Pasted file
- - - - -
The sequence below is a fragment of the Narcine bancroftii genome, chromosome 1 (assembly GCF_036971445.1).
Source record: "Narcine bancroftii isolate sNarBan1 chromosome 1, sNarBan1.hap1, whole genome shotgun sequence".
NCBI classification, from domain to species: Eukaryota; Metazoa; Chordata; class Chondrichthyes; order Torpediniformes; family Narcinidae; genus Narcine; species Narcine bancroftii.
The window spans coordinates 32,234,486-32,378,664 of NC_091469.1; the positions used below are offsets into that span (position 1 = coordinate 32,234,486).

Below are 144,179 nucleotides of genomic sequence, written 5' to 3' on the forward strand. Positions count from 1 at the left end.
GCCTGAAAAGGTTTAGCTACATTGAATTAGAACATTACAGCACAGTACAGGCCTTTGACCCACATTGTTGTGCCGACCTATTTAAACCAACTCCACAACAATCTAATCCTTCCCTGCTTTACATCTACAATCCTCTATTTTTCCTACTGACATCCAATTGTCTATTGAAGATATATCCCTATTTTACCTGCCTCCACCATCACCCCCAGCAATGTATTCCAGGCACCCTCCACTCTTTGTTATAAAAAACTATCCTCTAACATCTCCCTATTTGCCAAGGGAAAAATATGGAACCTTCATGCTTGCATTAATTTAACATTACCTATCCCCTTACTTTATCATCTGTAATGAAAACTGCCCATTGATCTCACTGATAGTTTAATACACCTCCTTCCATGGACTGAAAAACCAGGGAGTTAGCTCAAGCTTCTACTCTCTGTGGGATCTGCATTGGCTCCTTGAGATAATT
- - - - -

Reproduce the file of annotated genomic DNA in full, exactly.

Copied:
The sequence below is a fragment of the Narcine bancroftii genome, chromosome 1 (assembly GCF_036971445.1).
Source record: "Narcine bancroftii isolate sNarBan1 chromosome 1, sNarBan1.hap1, whole genome shotgun sequence".
NCBI classification, from domain to species: Eukaryota; Metazoa; Chordata; class Chondrichthyes; order Torpediniformes; family Narcinidae; genus Narcine; species Narcine bancroftii.
The window spans coordinates 32,234,486-32,378,664 of NC_091469.1; the positions used below are offsets into that span (position 1 = coordinate 32,234,486).

Below are 144,179 nucleotides of genomic sequence, written 5' to 3' on the forward strand. Positions count from 1 at the left end.
GCCTGAAAAGGTTTAGCTACATTGAATTAGAACATTACAGCACAGTACAGGCCTTTGACCCACATTGTTGTGCCGACCTATTTAAACCAACTCCACAACAATCTAATCCTTCCCTGCTTTACATCTACAATCCTCTATTTTTCCTACTGACATCCAATTGTCTATTGAAGATATATCCCTATTTTACCTGCCTCCACCATCACCCCCAGCAATGTATTCCAGGCACCCTCCACTCTTTGTTATAAAAAACTATCCTCTAACATCTCCCTATTTGCCAAGGGAAAAATATGGAACCTTCATGCTTGCATTAATTTAACATTACCTATCCCCTTACTTTATCATCTGTAATGAAAACTGCCCATTGATCTCACTGATAGTTTAATACACCTCCTTCCATGGACTGAAAAACCAGGGAGTTAGCTCAAGCTTCTACTCTCTGTGGGATCTGCATTGGCTCCTTGAGATAATT